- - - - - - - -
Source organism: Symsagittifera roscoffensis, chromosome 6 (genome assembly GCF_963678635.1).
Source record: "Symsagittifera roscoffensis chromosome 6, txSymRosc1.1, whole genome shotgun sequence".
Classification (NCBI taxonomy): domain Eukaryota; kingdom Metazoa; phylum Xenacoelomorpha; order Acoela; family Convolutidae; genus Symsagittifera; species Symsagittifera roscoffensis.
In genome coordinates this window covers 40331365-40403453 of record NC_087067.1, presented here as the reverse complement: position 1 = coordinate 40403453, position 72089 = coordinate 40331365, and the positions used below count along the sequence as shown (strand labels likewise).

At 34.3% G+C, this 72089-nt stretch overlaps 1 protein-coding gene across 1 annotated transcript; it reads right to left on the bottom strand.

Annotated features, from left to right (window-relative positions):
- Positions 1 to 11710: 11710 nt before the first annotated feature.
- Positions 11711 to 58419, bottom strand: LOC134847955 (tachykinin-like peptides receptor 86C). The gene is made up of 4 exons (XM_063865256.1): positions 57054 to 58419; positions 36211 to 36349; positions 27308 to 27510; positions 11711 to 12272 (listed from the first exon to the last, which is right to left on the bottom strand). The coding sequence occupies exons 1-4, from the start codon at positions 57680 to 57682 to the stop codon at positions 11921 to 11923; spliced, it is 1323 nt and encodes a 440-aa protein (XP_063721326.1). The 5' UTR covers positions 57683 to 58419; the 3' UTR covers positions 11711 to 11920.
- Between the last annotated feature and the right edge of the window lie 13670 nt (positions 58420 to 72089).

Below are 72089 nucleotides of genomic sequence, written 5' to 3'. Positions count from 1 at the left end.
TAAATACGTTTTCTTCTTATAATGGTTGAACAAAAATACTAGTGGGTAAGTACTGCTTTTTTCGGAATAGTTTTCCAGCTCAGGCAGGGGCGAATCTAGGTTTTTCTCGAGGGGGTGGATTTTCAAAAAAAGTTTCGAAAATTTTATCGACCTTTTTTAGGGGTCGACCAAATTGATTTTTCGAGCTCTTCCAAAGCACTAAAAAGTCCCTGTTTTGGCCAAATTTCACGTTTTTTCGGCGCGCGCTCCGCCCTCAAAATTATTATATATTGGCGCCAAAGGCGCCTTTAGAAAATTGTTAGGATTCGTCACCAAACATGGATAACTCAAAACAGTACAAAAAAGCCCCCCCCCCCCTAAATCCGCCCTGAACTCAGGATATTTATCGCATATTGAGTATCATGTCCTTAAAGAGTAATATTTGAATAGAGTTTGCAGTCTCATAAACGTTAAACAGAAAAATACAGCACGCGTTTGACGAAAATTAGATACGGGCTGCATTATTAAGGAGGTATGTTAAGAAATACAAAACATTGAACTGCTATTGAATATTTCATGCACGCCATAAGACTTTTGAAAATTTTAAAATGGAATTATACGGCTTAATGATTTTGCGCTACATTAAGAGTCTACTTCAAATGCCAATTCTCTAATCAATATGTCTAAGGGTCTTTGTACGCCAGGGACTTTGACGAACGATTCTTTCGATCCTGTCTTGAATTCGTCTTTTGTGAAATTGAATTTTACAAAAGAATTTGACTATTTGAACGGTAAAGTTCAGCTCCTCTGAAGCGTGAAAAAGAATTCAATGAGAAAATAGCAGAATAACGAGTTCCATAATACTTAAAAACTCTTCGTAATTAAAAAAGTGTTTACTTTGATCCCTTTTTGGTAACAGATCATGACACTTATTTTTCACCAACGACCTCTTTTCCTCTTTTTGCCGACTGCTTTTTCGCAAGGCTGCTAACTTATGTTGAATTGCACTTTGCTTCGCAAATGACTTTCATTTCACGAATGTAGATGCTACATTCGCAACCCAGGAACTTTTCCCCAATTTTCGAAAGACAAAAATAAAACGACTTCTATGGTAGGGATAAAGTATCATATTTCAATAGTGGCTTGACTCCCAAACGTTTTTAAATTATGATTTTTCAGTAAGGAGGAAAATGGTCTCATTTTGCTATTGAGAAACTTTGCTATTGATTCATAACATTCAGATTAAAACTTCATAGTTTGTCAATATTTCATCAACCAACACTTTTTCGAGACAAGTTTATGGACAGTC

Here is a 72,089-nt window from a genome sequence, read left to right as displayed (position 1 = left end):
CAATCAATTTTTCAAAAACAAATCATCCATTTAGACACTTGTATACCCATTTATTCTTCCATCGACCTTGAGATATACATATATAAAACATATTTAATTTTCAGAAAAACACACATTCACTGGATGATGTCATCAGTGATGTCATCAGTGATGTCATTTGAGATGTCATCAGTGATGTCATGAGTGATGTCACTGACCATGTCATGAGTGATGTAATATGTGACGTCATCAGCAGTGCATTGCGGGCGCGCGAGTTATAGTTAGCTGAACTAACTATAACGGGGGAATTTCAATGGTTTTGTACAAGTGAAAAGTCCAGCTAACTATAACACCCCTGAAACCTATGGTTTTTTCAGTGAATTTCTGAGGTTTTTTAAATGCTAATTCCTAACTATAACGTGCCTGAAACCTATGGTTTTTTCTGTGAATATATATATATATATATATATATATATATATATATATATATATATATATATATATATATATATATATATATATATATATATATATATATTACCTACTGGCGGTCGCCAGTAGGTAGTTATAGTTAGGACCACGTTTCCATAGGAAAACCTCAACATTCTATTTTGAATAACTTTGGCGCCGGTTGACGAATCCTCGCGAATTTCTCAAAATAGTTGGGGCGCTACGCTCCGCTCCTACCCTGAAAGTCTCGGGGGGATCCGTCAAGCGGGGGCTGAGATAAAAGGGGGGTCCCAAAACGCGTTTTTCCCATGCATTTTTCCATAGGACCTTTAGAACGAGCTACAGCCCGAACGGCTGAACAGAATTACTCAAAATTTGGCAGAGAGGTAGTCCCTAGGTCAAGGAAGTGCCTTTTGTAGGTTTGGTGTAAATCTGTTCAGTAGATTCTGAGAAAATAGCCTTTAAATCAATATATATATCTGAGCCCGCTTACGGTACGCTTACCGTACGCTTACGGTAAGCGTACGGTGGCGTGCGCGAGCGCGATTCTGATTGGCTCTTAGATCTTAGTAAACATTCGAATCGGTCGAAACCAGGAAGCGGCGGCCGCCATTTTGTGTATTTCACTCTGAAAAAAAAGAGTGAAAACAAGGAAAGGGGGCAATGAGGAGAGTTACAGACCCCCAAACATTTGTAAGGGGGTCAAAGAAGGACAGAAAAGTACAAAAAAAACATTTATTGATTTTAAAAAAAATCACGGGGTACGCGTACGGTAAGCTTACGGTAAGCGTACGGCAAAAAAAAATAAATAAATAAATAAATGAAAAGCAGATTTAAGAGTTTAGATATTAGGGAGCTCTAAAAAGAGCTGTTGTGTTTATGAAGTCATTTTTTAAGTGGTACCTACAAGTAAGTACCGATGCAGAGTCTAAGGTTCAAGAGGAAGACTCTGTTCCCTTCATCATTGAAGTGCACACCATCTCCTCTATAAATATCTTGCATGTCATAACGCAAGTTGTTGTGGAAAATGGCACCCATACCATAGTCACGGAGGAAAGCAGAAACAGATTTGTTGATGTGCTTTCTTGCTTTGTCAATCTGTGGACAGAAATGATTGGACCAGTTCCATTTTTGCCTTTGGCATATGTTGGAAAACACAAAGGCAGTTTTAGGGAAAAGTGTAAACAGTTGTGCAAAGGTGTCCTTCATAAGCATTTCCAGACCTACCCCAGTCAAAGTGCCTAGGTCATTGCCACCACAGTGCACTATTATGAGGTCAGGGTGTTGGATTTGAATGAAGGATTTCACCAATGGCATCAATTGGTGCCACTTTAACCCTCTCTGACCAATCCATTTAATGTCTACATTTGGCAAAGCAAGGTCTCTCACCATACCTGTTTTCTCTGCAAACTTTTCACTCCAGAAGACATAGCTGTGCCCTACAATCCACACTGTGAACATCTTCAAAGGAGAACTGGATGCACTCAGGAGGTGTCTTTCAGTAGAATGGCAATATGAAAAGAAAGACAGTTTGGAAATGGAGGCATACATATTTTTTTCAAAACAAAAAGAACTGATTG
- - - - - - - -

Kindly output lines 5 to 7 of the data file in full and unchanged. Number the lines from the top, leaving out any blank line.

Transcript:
At 34.3% G+C, this 72089-nt stretch overlaps 1 protein-coding gene across 1 annotated transcript; it reads right to left on the bottom strand.

Annotated features, from left to right (window-relative positions):
- Positions 1 to 11710: 11710 nt before the first annotated feature.